Cell-mediated immunology is the immune system's response to cellular infection or malfunction. It operates through various types of lymphocytes,or white blood cells, that circulate throughout the body. Chief among these are certain types of T-cells that bind to infected cells and cause them to die by a series of chemical changes. Also called cell-mediated immunity, it raises defenses against viral and bacterial infection, and can initiate destruction of cancerous cells. Removing intracellular parasites is another function.
There are two major systems of immune response in the body. Antibody-mediated immunity relies on specialized B-cells that float in fluids like blood and lymph, attaching to a foreign microbe, called an antigen, and initiating a response to contain and destroy it. Conversely, cell-mediated immunity is the response of T-cells and various lymphocytes that respond to compromised cells, which they recognize and subsequently destroy. Cell-mediated immunology can also refer to the study of these molecular and cellular immune elements.
Antigen-specific T-cells recognize a pathogen already labeled by the immune system during infection. If these pathogens enter the body's own cells, small pieces of the foreign organism, called epitopes, are displayed on the cell. In the case of cancerous cells, tumor antigens may be present despite the absence of foreign matter, since cancer changes cellular identity. Once T-cells find an epitope, they induce a lethal chemical cascade within the infected or cancerous cell. Cell-mediated immunology also incorporates dozens of chemical agents called cytokines that regulate the growth and movement of lymphocytes.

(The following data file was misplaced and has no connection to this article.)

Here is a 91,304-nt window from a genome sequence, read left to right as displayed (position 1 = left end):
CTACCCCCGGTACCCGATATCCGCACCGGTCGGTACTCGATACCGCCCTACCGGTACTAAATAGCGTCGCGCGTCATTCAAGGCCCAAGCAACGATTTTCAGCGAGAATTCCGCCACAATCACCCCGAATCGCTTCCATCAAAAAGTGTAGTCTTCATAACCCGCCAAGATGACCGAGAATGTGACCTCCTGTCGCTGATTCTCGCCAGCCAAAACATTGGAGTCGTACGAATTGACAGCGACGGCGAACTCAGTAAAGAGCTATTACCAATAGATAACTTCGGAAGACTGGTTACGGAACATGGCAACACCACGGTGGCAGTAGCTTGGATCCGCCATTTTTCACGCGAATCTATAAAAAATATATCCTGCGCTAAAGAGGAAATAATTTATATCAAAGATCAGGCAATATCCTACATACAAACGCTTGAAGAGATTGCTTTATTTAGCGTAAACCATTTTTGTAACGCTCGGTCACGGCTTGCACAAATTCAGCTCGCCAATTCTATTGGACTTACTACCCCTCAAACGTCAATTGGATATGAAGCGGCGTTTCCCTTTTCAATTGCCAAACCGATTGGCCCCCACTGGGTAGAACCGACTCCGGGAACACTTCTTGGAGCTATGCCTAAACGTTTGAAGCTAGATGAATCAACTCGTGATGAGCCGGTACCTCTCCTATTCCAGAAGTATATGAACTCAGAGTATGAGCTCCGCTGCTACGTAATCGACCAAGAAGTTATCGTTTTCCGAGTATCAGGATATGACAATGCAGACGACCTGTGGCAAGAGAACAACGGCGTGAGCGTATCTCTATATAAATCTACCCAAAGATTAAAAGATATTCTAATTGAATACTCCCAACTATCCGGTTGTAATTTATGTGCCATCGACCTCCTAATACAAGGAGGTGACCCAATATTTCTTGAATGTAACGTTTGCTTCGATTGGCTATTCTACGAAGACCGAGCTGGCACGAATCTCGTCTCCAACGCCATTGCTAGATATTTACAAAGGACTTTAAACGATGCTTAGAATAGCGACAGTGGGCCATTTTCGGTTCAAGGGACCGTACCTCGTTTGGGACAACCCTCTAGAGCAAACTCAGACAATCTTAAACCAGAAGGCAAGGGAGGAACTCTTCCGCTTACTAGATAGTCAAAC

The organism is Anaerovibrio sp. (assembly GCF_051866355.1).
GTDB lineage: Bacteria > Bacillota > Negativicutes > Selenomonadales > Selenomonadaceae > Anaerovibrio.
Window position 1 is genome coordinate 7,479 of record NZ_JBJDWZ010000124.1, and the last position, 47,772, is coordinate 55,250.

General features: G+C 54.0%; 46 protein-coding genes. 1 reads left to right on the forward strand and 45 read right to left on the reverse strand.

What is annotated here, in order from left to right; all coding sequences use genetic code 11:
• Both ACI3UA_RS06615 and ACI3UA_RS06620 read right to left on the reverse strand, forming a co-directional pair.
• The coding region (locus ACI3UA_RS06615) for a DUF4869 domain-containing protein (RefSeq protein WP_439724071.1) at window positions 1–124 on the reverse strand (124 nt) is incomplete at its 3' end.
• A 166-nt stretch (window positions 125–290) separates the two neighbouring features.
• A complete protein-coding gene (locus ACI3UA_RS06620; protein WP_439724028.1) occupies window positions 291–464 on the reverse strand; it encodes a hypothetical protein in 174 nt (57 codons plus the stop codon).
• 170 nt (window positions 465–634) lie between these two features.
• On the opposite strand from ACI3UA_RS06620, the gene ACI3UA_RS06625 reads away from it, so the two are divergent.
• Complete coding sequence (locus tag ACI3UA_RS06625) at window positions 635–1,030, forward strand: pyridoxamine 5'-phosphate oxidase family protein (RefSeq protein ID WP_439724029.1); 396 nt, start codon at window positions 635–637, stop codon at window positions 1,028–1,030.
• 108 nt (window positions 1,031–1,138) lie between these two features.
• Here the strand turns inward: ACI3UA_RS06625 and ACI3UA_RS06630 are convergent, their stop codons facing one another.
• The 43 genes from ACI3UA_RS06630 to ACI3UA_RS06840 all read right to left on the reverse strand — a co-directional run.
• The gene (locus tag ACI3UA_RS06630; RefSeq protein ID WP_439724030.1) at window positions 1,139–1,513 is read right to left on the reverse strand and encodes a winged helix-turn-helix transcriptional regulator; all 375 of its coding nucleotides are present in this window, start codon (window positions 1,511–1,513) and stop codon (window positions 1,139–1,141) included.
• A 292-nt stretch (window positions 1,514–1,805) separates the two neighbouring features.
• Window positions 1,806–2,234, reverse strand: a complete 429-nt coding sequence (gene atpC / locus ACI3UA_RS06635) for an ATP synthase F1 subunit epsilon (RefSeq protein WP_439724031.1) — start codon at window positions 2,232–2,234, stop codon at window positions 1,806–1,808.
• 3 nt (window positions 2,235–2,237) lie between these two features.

One important role of cell-mediated immunology is the destruction of parasites living within cells. Some bacteria and protozoans move through the membrane of cells and hide from the B lymphocytes there. Sometimes these pathogens are engulfed by lymphocytes called macrophages, but manage to stay alive even within this hostile intracellular environment. The macrophages, however, present pieces of these organisms as epitopes on specialized proteins embedded in the cell surface. This alerts the CD4 T-cells, which then release chemicals enabling the macrophage to kill whatever pathogen it has ingested.
Antiviral activity is another basic component of cell-mediated immunology. Almost all of the body's cells can be infected with some virus. Cells have specialized proteins that display fragments of viruses as epitopes, attracting T cells. CD4 T cells do not directly destroy infected or cancerous cells, but rather facilitate this work by other immune system effectors. The different functions of cell-mediated immunity are carried out by specialized types of lymphocyte, in addition to T cells, including the macrophages, and the natural killer cells. Macrophages engulf and digest pathogens while natural killer cells destroy the body's own infected or cancerous cells, which they recognize as having changed from their natural state.